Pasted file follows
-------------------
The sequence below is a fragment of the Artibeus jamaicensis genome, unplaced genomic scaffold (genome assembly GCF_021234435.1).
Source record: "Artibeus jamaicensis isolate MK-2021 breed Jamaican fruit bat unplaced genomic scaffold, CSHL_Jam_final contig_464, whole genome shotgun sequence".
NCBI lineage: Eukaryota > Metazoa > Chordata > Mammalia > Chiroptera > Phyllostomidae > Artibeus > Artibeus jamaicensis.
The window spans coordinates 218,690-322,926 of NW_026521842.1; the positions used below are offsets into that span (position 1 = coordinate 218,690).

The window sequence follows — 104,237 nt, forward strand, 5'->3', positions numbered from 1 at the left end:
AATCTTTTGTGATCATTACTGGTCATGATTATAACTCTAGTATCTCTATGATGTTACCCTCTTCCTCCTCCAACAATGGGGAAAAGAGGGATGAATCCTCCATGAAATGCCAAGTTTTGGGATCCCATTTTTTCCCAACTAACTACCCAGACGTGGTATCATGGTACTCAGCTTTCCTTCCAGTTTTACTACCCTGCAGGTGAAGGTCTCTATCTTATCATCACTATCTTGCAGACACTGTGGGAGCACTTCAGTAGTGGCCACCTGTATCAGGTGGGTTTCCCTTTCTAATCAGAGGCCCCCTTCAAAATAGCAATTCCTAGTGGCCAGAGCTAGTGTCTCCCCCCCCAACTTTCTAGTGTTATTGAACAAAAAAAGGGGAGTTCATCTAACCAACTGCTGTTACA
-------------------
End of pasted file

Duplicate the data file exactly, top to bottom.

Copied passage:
The sequence below is a fragment of the Artibeus jamaicensis genome, unplaced genomic scaffold (genome assembly GCF_021234435.1).
Source record: "Artibeus jamaicensis isolate MK-2021 breed Jamaican fruit bat unplaced genomic scaffold, CSHL_Jam_final contig_464, whole genome shotgun sequence".
NCBI lineage: Eukaryota > Metazoa > Chordata > Mammalia > Chiroptera > Phyllostomidae > Artibeus > Artibeus jamaicensis.
The window spans coordinates 218,690-322,926 of NW_026521842.1; the positions used below are offsets into that span (position 1 = coordinate 218,690).

The window sequence follows — 104,237 nt, forward strand, 5'->3', positions numbered from 1 at the left end:
AATCTTTTGTGATCATTACTGGTCATGATTATAACTCTAGTATCTCTATGATGTTACCCTCTTCCTCCTCCAACAATGGGGAAAAGAGGGATGAATCCTCCATGAAATGCCAAGTTTTGGGATCCCATTTTTTCCCAACTAACTACCCAGACGTGGTATCATGGTACTCAGCTTTCCTTCCAGTTTTACTACCCTGCAGGTGAAGGTCTCTATCTTATCATCACTATCTTGCAGACACTGTGGGAGCACTTCAGTAGTGGCCACCTGTATCAGGTGGGTTTCCCTTTCTAATCAGAGGCCCCCTTCAAAATAGCAATTCCTAGTGGCCAGAGCTAGTGTCTCCCCCCCCAACTTTCTAGTGTTATTGAACAAAAAAAGGGGAGTTCATCTAACCAACTGCTGTTACA